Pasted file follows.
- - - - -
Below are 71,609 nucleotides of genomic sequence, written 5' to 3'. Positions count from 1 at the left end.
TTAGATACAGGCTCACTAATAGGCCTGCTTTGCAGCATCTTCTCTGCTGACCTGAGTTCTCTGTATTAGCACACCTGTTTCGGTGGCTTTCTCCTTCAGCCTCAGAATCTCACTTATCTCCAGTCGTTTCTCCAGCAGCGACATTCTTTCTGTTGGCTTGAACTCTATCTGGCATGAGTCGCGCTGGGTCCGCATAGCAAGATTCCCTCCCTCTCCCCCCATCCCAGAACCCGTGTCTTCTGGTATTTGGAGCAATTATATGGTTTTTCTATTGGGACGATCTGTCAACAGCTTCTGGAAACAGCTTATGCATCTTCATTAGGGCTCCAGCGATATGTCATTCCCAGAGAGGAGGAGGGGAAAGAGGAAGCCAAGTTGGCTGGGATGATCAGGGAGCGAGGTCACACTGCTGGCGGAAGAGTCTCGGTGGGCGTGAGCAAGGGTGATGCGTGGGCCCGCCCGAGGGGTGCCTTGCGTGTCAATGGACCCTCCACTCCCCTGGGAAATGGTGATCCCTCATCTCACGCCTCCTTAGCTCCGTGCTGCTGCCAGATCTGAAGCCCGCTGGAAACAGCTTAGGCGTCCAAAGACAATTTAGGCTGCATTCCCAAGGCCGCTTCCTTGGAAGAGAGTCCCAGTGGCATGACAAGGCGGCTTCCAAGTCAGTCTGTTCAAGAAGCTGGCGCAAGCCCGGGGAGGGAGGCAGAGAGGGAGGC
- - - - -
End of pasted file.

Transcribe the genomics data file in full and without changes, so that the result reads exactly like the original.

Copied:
Below are 71,609 nucleotides of genomic sequence, written 5' to 3'. Positions count from 1 at the left end.
TTAGATACAGGCTCACTAATAGGCCTGCTTTGCAGCATCTTCTCTGCTGACCTGAGTTCTCTGTATTAGCACACCTGTTTCGGTGGCTTTCTCCTTCAGCCTCAGAATCTCACTTATCTCCAGTCGTTTCTCCAGCAGCGACATTCTTTCTGTTGGCTTGAACTCTATCTGGCATGAGTCGCGCTGGGTCCGCATAGCAAGATTCCCTCCCTCTCCCCCCATCCCAGAACCCGTGTCTTCTGGTATTTGGAGCAATTATATGGTTTTTCTATTGGGACGATCTGTCAACAGCTTCTGGAAACAGCTTATGCATCTTCATTAGGGCTCCAGCGATATGTCATTCCCAGAGAGGAGGAGGGGAAAGAGGAAGCCAAGTTGGCTGGGATGATCAGGGAGCGAGGTCACACTGCTGGCGGAAGAGTCTCGGTGGGCGTGAGCAAGGGTGATGCGTGGGCCCGCCCGAGGGGTGCCTTGCGTGTCAATGGACCCTCCACTCCCCTGGGAAATGGTGATCCCTCATCTCACGCCTCCTTAGCTCCGTGCTGCTGCCAGATCTGAAGCCCGCTGGAAACAGCTTAGGCGTCCAAAGACAATTTAGGCTGCATTCCCAAGGCCGCTTCCTTGGAAGAGAGTCCCAGTGGCATGACAAGGCGGCTTCCAAGTCAGTCTGTTCAAGAAGCTGGCGCAAGCCCGGGGAGGGAGGCAGAGAGGGAGGC